JOKE OF THE DAY: on prayer
1) So Far, So Good. “So far today, God, I’ve done all right. I haven’t gossiped, haven’t lost my temper, haven’t been greedy, grumpy, nasty, selfish, or over-indulgent. I’m really glad about that. But in a few minutes, God, I’m going to get out of bed and from then on, I’m probably going to need a lot more help. Thank you. In Jesus’ Name. Amen”
2) Sit back and enjoy a fine game: Just before the football game started, both teams gathered together and prayed briefly. A fan seated next to a rabbi asked what he thought would happen if both teams prayed with equal Faith and fervor. “In that event,” replied the rabbi, “I imagine the Lord would simply sit back and enjoy one fine game of football.”
3) “No Sir, I’m not scared.” “Do you say your prayers at night, little boy?” inquired the pastor. “Yes, Father,” answered the lad. “And do you always say them in the morning, too?” “No, sir,” responded the lad. “I’m not scared in the daytime.”
1) “Dear Lord, you know Charlie Stoltzfus.” Tony Campolo, professor emeritus of sociology at Eastern University and the founder and president of the Evangelical Association for the Promotion of Education (http://www.redletterchristians.org/), tells an intriguing story about being in a worship service where a man prayed a very pointed prayer for a friend. “Dear Lord,” the man prayed, “you know Charlie Stoltzfus. He lives in that silver trailer down the road a mile. He’s leaving his wife and kids. Please do something to bring the family together.” Amazingly, as the man prayed, he repeated the location “the silver trailer down the road a mile.” After the prayer, Tony preached, and then left to drive home. On the turnpike he noticed a hitchhiker and decided to give him a lift. “My name’s Tony,” Campolo said, “What’s your name?” “Charlie Stoltzfus,” the hitchhiker said. Campolo was dumbfounded. It was the young man for whom the prayer had been offered. Campolo got off at the next exit. “Hey, where are you taking me?” asked the hitchhiker. “Home,” Campolo said. The hitchhiker stared in amazement as Tony drove right to the young fellow’s silver trailer. That afternoon that young man and his wife surrendered their lives to Christ. And today that hitchhiker is a preacher of the gospel. [“You Can Make a Difference.” Today’s Christian Woman. (Nov./Dec. 1988).] Today’s Gospel gives Jesus’ “High Priestly prayer for his disciples. http://frtonyshomilies.com/
2) “Name it and claim it.” The preacher urged his television congregation to “But why should I tithe?” someone asked him. “To get,” the preacher replied. “We tithe in order to get. I want to get healed, I want to get well, I want to get money, I want to get prosperous.” This popular form of Christianity was recently written up in Time magazine. The “prosperity Gospel.” (Does God want you to be rich?http://content.time.com/time/magazine/article/0,9171,1533448,00.html). That is what it is called. There are many who peddle its wares. You might have heard some of them on radio or television. “Name it and claim it.” That is what it is about. Just name what blessing you want in life. Then claim it. Claim that the Lord has given it to you. If you name it and claim it in true Faith, it will be yours. If you fail to get what you ask for, then your Faith is obviously weak. Anyone who wants to prosper in this world, and who claims that prosperity in true Faith, will prosper indeed. That is the message of the so-called “prosperity gospel.” The prosperity gospel illustrates the incredible ways in which the values of the world that we live in and the values held by some Christian people are virtually indistinguishable from each other. Here the world’s agenda has become the Church’s agenda. In today’s Gospel, Jesus prays for his disciples and for their right relationship to the world. In his prayer Jesus says that his followers are not of this world as he is not of this world. When Jesus says that we are not of this world, he means that we have been born from above or born anew. When Jesus Christ gives us his word, we experience a new birth. Christians are not of this world. Since we are not of this world, Jesus says, the world hates us. (See Jn 17:14.). http://frtonyshomilies.com/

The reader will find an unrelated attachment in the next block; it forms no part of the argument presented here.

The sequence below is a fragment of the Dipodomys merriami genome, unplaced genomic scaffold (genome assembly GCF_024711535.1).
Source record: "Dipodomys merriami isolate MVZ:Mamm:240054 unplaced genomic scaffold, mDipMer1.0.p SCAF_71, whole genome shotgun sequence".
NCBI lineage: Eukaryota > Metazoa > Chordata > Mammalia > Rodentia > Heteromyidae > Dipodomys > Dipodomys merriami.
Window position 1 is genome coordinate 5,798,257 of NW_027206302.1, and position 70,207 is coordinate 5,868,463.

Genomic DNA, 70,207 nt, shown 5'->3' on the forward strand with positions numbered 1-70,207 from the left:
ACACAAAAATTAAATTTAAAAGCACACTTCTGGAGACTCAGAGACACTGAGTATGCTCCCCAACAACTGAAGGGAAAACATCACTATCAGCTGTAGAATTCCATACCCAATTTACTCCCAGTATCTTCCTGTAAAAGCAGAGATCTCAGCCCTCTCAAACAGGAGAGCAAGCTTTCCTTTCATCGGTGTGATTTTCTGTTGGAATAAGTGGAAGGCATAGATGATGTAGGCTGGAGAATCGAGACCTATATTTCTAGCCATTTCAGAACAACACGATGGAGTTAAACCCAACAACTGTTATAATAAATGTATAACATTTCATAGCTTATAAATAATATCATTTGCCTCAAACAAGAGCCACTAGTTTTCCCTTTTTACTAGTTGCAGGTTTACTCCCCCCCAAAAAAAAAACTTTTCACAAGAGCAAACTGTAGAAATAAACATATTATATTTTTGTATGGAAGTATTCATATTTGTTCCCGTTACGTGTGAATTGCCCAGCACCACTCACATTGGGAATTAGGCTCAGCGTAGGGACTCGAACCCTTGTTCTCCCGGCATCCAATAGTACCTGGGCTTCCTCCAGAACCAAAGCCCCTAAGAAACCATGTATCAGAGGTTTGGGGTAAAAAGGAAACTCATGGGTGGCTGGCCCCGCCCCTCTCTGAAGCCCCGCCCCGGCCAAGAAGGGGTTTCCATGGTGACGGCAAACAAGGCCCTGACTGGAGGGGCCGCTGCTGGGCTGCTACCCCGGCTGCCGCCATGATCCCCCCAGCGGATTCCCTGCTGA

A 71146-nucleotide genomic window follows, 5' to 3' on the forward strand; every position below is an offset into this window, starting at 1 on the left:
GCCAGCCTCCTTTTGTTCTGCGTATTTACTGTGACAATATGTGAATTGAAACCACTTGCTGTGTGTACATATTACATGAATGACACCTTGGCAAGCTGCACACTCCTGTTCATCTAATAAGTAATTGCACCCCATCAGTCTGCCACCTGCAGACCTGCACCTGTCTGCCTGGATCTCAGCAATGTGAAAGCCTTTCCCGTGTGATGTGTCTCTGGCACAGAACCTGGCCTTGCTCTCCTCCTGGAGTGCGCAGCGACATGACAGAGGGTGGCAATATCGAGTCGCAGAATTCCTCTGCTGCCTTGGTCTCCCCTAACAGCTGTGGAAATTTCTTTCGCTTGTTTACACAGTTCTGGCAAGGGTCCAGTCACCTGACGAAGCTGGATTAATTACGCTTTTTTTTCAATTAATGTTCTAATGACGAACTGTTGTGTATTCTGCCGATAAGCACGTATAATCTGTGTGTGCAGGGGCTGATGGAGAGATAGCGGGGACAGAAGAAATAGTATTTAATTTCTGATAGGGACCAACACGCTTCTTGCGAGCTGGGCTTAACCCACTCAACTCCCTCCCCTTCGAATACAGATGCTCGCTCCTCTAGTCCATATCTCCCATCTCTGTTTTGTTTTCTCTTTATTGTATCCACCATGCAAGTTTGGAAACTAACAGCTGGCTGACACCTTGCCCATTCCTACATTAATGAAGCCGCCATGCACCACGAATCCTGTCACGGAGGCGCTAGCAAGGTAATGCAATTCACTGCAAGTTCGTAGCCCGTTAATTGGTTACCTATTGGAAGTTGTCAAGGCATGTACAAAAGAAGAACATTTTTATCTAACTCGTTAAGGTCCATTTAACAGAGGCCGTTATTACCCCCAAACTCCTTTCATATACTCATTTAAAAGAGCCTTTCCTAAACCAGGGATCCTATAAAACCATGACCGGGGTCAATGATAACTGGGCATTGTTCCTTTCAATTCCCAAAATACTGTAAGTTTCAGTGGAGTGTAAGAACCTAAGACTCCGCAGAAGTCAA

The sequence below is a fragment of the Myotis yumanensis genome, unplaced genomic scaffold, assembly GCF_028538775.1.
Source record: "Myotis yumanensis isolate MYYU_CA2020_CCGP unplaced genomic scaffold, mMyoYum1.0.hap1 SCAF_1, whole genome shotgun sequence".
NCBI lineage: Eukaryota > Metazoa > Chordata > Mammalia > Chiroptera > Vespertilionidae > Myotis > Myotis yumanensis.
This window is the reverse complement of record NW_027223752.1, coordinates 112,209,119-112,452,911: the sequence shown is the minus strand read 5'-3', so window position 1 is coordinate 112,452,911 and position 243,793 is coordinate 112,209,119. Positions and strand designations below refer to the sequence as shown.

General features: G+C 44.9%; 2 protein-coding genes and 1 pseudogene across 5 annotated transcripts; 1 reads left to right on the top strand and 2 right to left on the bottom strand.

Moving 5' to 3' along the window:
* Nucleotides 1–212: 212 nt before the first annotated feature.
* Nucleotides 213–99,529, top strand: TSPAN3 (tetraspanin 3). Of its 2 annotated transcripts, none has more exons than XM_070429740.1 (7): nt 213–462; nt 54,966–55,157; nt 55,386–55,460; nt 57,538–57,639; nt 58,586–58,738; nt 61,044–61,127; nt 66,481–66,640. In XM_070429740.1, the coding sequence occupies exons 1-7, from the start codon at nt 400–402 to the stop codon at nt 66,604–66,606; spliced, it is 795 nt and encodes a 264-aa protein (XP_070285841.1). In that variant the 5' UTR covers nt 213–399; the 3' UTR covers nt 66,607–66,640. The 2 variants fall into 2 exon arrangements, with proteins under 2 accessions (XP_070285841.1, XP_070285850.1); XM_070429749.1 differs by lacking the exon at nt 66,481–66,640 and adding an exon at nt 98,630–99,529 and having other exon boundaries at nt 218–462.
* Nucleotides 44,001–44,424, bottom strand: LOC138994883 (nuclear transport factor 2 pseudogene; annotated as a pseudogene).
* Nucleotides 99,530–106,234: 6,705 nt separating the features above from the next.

3) The Boy Scouts of America are locked in a court battle, testing whether or not a private organization can set standards based on its own values. The Boy Scouts are being sued because a homosexual person believes he should have the right to be a scoutmaster. But the Boy Scouts and the United Methodist Church regard homosexual conduct as immoral. Here is a perfect example of how our Christian value system stands against that of much of secular America. Some Americans believe that whether a politician cheats on his wife should have no bearing on his fitness for public office. They say, “As long as the stock market is up and inflation down, who cares what he does in his personal life? That might be okay — if God were not righteous and if America did not need God. Then any behavior would be acceptable. But America without the protection of God is just a latter-day version of Sodom. If a man or a woman cannot be trusted with private moral decisions how can he or she be trusted with moral decisions affecting all of society? Our challenge as Christians is the live secular society without selling out or bailing out. http://frtonyshomilies.com/